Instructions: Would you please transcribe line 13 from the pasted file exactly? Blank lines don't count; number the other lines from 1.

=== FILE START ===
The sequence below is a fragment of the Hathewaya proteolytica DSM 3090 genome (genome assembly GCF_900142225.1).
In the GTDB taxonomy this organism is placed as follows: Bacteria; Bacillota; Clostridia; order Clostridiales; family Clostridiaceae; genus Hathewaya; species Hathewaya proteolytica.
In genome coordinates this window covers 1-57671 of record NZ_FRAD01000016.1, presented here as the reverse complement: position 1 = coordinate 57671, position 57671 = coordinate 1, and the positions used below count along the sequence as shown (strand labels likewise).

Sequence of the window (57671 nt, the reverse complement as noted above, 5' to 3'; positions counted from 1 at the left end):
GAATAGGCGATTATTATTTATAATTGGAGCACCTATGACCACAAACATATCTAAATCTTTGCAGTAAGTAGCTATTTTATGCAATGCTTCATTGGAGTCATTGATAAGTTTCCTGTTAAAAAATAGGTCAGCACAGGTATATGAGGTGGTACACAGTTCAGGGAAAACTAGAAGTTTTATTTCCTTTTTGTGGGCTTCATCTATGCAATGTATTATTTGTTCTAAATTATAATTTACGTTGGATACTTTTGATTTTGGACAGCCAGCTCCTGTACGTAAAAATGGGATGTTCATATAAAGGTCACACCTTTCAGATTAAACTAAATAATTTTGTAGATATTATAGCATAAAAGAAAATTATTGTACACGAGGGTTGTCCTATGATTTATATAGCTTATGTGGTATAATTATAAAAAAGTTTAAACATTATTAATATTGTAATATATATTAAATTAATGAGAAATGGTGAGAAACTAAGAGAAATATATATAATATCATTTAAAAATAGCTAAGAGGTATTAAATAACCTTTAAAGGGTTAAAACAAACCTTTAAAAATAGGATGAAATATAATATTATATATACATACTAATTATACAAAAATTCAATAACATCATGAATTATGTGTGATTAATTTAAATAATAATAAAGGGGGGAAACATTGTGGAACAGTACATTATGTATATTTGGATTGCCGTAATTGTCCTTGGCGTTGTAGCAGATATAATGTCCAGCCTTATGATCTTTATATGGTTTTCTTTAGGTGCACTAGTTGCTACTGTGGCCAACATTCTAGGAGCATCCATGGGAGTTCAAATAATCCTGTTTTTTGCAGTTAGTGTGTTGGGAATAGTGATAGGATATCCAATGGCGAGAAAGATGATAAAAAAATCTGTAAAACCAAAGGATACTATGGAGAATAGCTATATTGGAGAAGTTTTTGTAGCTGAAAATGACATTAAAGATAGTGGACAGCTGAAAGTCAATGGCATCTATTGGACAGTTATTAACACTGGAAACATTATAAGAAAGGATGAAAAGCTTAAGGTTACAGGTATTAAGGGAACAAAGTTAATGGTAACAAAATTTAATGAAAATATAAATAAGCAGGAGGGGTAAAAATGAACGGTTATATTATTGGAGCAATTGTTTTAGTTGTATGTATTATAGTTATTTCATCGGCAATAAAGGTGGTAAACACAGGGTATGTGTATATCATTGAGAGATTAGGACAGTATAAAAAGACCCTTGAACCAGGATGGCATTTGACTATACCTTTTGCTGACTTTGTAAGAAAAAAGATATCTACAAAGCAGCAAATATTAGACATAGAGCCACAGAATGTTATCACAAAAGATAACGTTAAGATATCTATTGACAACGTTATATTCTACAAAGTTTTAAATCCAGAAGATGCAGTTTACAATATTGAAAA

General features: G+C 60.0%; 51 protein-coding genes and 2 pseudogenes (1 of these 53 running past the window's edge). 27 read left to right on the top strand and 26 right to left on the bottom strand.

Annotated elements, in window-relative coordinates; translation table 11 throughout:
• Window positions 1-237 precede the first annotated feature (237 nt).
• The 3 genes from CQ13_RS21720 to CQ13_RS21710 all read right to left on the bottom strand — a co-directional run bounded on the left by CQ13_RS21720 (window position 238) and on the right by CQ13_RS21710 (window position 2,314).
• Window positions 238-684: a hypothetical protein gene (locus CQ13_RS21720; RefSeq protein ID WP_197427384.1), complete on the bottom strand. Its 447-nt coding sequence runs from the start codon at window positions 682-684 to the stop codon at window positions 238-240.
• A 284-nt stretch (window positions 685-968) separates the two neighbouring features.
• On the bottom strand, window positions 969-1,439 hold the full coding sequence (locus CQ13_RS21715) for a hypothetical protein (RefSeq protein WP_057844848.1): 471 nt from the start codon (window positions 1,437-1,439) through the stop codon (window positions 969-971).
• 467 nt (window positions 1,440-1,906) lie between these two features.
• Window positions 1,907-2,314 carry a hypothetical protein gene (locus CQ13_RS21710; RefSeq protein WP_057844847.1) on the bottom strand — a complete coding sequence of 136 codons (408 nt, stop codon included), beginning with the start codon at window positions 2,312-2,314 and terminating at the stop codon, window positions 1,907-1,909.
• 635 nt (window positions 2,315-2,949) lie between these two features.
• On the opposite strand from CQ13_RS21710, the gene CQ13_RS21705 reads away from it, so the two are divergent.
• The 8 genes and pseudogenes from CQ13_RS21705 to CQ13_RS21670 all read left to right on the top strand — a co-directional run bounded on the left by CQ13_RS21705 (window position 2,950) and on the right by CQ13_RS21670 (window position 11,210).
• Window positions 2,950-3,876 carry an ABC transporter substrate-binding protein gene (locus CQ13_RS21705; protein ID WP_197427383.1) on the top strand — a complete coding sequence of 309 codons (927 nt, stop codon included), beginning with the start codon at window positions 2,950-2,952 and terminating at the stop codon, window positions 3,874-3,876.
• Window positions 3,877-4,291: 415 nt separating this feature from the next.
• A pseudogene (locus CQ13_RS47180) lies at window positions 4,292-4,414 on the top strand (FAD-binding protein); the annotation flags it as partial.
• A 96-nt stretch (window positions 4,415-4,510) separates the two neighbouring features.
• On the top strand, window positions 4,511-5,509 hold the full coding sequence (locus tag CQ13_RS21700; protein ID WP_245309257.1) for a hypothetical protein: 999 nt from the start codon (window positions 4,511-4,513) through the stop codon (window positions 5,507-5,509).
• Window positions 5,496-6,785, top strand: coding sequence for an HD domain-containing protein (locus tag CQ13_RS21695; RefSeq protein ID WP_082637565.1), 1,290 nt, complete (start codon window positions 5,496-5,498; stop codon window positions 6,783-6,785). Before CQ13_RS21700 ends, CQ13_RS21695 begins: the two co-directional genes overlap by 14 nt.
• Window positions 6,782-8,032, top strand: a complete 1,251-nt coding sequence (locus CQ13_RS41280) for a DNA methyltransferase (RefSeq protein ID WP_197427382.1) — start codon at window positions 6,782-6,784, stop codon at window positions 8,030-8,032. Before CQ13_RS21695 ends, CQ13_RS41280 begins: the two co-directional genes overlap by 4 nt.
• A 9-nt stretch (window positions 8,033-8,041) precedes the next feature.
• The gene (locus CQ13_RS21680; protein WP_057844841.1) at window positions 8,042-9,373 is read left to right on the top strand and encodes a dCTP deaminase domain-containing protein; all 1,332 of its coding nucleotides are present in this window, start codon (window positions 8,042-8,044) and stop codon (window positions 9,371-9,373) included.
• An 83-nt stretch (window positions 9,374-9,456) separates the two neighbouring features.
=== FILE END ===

• 467 nt (window positions 1,440-1,906) lie between these two features.